Serekunda- an expanding Gambian town
26 September 2007Add to My Folder
Rich in culture and tradition and varied in physical features, The Gambia makes an ideal country for a contrasting locality study
Surrounded completely by Senegal, The Gambia is the smallest country on the African continent. Its economy relies mainly on agriculture (peanuts being its main export) and fishing, although the tropical temperature and idyllic beaches have seen tourism increase in coastal areas. Serekunda – the largest town in The Gambia – is little influenced by tourism, yet in recent years, its population has increased quickly, mainly due to young men leaving villages in rural areas to seek jobs in the town. This has resulted in an imbalance in the rural population, and has put extra pressure on women in agricultural and domestic work. Serekunda owes its size, rapid growth and importance in the Gambian economy to its location. While the capital city of Banjul cannot expand because it is an island, there are no constraints on Serekunda’s growth.
Transport and housing
Serekunda has been the hub of the Gambian transport system since roads replaced the River Gambia as the main mode of transport up-country. The main roads are tarmacked and there is a network of buses and bush-taxis, but no railway. Housing in the town spreads outwards from the town centre and consists mainly of small traditional fenced-off enclosures, referred to as compounds. However, newer peripheral housing is constructed more like bungalows or detached houses common in Western countries, which shows how The Gambia is changing.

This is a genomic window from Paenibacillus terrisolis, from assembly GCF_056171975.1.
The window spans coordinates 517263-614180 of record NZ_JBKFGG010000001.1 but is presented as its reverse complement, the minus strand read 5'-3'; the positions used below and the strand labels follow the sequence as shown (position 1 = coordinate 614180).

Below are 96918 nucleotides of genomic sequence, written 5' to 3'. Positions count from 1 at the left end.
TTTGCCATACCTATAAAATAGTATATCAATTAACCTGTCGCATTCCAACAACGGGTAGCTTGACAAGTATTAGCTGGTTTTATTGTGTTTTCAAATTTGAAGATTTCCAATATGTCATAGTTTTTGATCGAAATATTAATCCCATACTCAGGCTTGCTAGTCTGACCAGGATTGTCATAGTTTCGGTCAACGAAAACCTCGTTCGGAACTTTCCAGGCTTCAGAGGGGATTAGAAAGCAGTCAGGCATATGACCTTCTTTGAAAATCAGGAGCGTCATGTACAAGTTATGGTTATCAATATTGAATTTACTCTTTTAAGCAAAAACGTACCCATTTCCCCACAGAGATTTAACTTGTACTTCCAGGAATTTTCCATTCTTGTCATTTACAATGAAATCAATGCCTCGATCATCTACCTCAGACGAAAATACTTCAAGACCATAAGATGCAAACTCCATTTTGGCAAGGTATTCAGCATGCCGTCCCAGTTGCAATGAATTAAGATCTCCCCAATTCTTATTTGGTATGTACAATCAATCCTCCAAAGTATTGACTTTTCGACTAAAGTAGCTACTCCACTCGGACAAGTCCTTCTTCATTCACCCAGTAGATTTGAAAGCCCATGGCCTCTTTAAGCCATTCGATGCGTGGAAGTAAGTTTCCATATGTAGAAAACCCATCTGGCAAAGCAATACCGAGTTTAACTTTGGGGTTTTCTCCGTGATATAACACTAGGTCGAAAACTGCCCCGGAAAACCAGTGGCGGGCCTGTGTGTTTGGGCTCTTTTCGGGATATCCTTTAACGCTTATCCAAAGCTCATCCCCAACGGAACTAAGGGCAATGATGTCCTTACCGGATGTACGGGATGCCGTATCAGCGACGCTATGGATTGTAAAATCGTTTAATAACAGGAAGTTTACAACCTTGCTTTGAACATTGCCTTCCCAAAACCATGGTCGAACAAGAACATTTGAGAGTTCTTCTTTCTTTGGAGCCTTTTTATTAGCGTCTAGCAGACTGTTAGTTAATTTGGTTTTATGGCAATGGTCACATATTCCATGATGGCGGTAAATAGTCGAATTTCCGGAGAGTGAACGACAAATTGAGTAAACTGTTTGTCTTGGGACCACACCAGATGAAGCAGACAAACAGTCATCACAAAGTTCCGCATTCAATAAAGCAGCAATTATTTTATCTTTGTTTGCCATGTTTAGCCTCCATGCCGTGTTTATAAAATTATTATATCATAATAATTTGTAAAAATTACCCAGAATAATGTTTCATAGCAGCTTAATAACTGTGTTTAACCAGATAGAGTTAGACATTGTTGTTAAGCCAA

The mosque and the market (see A1 poster) are at the heart of Serekunda. The market is a bustling environment where men sell imported consumer goods, meat and fish and women sell home-grown fruit and vegetables, or produce bought from villagers with surplus stocks. Stalls overflow into the town’s bus garage and traders make use of the whole width of the street – from the pavement to the roads busy with passing traffic. Most of the basic necessities can be purchased from the maze of tiny, single-storey shops, which resemble lock-up garages, but there are few luxuries for sale. People selling and making similar things, such as cloth, vegetables, cooking pots or batiks, tend to be clustered in specific parts of the town.
Around 85 per cent of the Gambian population is Muslim. During prayer, the centre of the town comes to a complete stand-still as people spill into the streets adjacent to the mosque, which is too small to accommodate them all. (A new, larger mosque is currently being constructed.) Men and boys place their prayer mats in the direction of Mecca and remove their shoes. The muezzins call and prayers are broadcast into the streets through loudspeakers.
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